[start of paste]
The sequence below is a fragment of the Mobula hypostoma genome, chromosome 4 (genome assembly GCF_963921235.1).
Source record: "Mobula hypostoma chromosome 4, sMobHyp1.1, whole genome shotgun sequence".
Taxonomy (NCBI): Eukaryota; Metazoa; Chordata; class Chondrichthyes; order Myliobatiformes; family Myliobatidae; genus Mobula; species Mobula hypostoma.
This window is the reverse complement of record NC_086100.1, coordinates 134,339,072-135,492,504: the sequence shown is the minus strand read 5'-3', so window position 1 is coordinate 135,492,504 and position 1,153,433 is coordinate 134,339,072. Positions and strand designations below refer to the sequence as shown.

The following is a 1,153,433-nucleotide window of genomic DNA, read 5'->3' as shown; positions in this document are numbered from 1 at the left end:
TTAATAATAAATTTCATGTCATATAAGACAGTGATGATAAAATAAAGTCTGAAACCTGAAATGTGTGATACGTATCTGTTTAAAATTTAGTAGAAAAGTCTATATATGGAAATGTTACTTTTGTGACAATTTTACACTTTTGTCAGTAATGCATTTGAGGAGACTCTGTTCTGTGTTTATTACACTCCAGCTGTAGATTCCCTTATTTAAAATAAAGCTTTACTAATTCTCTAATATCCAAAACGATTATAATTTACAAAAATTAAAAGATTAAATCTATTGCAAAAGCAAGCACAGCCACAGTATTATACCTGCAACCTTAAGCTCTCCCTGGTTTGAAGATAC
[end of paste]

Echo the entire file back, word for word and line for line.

The sequence below is a fragment of the Mobula hypostoma genome, chromosome 4 (genome assembly GCF_963921235.1).
Source record: "Mobula hypostoma chromosome 4, sMobHyp1.1, whole genome shotgun sequence".
Taxonomy (NCBI): Eukaryota; Metazoa; Chordata; class Chondrichthyes; order Myliobatiformes; family Myliobatidae; genus Mobula; species Mobula hypostoma.
This window is the reverse complement of record NC_086100.1, coordinates 134,339,072-135,492,504: the sequence shown is the minus strand read 5'-3', so window position 1 is coordinate 135,492,504 and position 1,153,433 is coordinate 134,339,072. Positions and strand designations below refer to the sequence as shown.

The following is a 1,153,433-nucleotide window of genomic DNA, read 5'->3' as shown; positions in this document are numbered from 1 at the left end:
TTAATAATAAATTTCATGTCATATAAGACAGTGATGATAAAATAAAGTCTGAAACCTGAAATGTGTGATACGTATCTGTTTAAAATTTAGTAGAAAAGTCTATATATGGAAATGTTACTTTTGTGACAATTTTACACTTTTGTCAGTAATGCATTTGAGGAGACTCTGTTCTGTGTTTATTACACTCCAGCTGTAGATTCCCTTATTTAAAATAAAGCTTTACTAATTCTCTAATATCCAAAACGATTATAATTTACAAAAATTAAAAGATTAAATCTATTGCAAAAGCAAGCACAGCCACAGTATTATACCTGCAACCTTAAGCTCTCCCTGGTTTGAAGATAC